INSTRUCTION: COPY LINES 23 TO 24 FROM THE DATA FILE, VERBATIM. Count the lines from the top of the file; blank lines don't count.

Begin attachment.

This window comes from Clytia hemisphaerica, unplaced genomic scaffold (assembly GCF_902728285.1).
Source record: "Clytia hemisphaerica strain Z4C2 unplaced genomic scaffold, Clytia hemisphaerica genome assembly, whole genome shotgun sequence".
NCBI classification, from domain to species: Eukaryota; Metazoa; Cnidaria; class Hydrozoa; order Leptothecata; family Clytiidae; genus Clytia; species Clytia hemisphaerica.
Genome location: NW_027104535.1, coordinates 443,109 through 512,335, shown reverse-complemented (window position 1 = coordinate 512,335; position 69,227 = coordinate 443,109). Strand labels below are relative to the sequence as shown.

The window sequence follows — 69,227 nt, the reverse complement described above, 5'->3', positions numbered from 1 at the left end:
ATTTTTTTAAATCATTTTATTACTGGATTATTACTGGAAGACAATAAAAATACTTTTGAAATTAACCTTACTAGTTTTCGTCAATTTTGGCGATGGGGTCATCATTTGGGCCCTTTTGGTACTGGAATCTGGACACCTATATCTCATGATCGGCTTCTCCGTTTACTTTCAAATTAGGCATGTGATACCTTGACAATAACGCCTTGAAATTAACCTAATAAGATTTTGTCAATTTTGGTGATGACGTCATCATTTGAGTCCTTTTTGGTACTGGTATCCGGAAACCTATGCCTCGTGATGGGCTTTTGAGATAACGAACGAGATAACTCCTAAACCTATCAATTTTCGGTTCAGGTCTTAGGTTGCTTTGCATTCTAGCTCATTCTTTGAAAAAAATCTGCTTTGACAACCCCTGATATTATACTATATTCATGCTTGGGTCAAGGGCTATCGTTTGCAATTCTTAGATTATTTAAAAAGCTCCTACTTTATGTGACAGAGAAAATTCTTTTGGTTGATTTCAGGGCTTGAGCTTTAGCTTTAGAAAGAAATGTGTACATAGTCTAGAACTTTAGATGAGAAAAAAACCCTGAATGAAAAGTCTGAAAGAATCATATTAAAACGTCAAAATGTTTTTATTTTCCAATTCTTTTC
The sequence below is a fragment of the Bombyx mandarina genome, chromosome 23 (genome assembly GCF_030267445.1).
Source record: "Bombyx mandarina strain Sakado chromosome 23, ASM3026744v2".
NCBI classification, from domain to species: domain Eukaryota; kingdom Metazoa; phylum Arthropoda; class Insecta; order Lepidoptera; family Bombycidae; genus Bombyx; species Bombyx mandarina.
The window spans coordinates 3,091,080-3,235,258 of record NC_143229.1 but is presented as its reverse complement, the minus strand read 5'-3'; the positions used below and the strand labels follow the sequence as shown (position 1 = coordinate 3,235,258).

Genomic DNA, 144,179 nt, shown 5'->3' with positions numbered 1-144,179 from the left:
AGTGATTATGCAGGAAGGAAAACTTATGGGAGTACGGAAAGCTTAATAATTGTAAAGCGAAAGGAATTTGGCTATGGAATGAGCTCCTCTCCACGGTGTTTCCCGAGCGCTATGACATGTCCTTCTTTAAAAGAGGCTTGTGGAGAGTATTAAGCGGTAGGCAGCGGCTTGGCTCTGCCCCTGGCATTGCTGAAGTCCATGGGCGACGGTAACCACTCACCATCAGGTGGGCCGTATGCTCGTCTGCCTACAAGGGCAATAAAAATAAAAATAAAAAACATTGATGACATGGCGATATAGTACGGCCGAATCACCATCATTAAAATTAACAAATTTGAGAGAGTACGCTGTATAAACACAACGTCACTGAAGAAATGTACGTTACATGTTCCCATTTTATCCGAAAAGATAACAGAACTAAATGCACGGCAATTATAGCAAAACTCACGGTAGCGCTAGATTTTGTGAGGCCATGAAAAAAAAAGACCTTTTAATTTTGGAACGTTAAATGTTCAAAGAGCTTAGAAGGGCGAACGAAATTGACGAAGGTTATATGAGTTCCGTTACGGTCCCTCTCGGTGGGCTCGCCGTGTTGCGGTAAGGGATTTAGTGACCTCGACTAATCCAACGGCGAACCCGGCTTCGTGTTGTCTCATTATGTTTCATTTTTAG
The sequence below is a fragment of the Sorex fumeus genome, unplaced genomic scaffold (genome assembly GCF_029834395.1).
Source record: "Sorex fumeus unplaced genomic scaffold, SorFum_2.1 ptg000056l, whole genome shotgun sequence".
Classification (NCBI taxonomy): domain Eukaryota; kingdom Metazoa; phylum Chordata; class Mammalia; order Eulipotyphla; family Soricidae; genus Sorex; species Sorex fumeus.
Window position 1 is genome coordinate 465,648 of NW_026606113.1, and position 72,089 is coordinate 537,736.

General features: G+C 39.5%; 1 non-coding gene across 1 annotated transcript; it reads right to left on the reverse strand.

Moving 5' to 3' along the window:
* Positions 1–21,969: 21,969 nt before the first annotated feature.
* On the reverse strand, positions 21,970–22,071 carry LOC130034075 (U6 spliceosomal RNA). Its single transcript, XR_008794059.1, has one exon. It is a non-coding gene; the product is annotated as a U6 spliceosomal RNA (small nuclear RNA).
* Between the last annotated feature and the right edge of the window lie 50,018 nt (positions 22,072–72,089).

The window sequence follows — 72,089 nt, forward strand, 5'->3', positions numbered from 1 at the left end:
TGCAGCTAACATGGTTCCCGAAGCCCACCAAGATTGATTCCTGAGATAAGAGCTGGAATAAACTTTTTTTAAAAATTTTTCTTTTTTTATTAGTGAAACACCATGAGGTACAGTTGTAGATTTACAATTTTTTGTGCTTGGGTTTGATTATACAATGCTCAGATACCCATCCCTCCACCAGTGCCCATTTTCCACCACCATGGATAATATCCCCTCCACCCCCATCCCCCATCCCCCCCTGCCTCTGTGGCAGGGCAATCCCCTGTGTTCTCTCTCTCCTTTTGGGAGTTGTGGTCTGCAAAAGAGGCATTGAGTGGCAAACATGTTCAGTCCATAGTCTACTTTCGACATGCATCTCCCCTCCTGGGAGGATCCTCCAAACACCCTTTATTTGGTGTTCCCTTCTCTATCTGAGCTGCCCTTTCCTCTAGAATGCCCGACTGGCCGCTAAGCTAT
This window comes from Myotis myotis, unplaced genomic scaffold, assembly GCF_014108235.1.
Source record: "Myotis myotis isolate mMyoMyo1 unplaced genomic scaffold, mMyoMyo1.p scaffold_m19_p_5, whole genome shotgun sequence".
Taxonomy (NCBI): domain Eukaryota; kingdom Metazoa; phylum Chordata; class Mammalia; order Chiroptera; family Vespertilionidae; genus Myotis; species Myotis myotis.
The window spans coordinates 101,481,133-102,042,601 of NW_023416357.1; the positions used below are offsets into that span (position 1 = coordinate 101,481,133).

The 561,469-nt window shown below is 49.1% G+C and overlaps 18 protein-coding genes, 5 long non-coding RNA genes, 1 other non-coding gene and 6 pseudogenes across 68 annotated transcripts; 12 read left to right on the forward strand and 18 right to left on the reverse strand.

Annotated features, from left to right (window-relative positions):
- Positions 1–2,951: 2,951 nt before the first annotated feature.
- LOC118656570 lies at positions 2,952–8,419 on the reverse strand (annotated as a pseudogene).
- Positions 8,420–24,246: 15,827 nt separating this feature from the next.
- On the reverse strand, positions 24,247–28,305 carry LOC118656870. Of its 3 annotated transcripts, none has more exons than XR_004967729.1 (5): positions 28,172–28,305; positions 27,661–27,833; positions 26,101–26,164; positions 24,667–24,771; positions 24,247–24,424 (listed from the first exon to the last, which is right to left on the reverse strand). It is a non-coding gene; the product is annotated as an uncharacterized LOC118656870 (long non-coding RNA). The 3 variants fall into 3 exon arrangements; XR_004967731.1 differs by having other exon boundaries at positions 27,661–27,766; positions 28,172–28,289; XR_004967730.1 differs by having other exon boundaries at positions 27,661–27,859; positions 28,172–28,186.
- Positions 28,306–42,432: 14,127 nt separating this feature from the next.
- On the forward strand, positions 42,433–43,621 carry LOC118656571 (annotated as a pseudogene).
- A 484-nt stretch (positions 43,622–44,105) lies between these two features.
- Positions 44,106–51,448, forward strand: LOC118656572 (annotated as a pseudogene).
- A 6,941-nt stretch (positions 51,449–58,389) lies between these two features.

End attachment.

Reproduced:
TGCAGCTAACATGGTTCCCGAAGCCCACCAAGATTGATTCCTGAGATAAGAGCTGGAATAAACTTTTTTTAAAAATTTTTCTTTTTTTATTAGTGAAACACCATGAGGTACAGTTGTAGATTTACAATTTTTTGTGCTTGGGTTTGATTATACAATGCTCAGATACCCATCCCTCCACCAGTGCCCATTTTCCACCACCATGGATAATATCCCCTCCACCCCCATCCCCCATCCCCCCCTGCCTCTGTGGCAGGGCAATCCCCTGTGTTCTCTCTCTCCTTTTGGGAGTTGTGGTCTGCAAAAGAGGCATTGAGTGGCAAACATGTTCAGTCCATAGTCTACTTTCGACATGCATCTCCCCTCCTGGGAGGATCCTCCAAACACCCTTTATTTGGTGTTCCCTTCTCTATCTGAGCTGCCCTTTCCTCTAGAATGCCCGACTGGCCGCTAAGCTAT
This window comes from Myotis myotis, unplaced genomic scaffold, assembly GCF_014108235.1.